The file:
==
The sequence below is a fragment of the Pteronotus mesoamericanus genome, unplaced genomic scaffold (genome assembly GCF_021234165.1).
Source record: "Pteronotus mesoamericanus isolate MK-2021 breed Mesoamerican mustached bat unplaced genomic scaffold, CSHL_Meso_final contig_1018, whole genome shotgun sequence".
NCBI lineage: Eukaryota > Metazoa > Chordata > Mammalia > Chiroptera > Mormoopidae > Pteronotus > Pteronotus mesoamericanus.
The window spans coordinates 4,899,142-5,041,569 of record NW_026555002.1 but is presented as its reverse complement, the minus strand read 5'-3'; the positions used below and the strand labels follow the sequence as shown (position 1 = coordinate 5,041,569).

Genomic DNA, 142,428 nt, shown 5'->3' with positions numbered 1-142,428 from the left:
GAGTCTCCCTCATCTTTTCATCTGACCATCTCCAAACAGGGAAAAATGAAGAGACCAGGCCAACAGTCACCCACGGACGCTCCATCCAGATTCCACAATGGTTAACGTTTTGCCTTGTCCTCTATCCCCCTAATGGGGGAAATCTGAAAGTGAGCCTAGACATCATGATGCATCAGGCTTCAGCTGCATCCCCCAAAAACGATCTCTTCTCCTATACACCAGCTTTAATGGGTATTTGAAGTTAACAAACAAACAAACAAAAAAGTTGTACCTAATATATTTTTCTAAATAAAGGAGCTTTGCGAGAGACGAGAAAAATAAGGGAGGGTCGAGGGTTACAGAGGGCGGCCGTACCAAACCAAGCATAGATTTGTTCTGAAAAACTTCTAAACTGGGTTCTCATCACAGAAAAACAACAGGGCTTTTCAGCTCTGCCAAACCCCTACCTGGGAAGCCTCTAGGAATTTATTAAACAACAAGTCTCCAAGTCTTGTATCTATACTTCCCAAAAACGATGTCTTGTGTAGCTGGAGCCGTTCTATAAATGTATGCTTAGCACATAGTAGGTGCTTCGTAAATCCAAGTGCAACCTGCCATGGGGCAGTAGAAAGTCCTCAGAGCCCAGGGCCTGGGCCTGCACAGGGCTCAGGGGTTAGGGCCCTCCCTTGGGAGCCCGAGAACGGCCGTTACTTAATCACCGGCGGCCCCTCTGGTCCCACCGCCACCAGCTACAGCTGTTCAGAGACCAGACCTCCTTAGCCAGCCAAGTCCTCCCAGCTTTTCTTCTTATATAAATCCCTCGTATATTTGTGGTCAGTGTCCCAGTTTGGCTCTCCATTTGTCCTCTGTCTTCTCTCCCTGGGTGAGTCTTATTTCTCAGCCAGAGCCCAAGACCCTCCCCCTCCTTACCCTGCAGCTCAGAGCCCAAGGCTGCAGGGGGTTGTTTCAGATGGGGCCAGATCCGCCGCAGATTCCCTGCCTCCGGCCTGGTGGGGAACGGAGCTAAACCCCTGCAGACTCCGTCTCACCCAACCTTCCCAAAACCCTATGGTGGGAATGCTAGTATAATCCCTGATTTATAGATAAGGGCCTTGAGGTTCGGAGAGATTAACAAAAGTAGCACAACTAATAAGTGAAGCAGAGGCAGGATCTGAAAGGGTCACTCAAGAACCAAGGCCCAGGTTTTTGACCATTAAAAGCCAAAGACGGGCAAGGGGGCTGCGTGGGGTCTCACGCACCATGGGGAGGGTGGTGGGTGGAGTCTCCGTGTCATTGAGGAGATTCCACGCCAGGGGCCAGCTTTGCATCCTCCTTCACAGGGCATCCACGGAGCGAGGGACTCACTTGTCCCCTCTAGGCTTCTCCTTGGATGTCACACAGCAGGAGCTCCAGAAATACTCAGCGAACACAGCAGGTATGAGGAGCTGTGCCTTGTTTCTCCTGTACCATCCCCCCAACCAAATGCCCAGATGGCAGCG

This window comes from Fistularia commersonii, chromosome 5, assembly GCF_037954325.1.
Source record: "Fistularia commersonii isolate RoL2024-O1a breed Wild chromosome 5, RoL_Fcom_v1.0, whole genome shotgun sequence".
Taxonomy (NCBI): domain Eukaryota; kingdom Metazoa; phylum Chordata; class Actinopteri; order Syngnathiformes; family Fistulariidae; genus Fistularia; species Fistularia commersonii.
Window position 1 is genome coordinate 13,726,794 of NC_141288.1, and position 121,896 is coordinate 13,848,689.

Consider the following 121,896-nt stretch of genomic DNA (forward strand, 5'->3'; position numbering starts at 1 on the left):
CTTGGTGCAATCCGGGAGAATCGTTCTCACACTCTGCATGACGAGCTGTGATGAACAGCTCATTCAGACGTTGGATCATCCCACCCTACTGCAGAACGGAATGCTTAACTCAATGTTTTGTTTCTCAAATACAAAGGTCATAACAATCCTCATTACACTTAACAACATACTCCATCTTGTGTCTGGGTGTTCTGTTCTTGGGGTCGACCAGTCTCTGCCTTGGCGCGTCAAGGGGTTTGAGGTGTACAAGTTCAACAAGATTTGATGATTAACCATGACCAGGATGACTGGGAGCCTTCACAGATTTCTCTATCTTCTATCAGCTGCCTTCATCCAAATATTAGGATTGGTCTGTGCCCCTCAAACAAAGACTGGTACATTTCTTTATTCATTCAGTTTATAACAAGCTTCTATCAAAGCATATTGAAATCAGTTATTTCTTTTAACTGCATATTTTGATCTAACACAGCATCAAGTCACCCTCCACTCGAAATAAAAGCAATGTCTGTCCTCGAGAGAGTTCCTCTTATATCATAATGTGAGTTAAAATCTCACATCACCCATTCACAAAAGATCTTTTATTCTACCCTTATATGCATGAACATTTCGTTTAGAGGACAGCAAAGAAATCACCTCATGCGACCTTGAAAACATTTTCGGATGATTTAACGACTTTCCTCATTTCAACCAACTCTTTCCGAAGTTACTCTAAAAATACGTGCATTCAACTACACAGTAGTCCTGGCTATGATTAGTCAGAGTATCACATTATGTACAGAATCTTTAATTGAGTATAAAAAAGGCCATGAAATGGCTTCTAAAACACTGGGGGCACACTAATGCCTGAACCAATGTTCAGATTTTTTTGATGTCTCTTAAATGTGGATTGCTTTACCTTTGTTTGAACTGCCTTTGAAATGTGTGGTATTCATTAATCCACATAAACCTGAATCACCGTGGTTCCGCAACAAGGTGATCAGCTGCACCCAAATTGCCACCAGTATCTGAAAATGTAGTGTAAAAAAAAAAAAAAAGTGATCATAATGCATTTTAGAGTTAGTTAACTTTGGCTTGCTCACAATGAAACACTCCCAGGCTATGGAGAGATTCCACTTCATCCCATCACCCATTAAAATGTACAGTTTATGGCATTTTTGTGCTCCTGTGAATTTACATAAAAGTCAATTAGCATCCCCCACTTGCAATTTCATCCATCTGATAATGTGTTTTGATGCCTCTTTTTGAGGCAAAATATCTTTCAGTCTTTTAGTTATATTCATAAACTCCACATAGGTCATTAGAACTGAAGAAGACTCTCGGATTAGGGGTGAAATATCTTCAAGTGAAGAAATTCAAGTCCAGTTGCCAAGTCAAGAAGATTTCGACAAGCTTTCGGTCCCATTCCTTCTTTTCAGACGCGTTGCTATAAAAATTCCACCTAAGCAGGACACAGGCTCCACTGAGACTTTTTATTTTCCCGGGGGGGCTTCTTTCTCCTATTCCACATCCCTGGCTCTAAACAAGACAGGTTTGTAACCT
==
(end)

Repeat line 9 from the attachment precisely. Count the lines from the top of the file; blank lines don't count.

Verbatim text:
Taxonomy (NCBI): domain Eukaryota; kingdom Metazoa; phylum Chordata; class Actinopteri; order Syngnathiformes; family Fistulariidae; genus Fistularia; species Fistularia commersonii.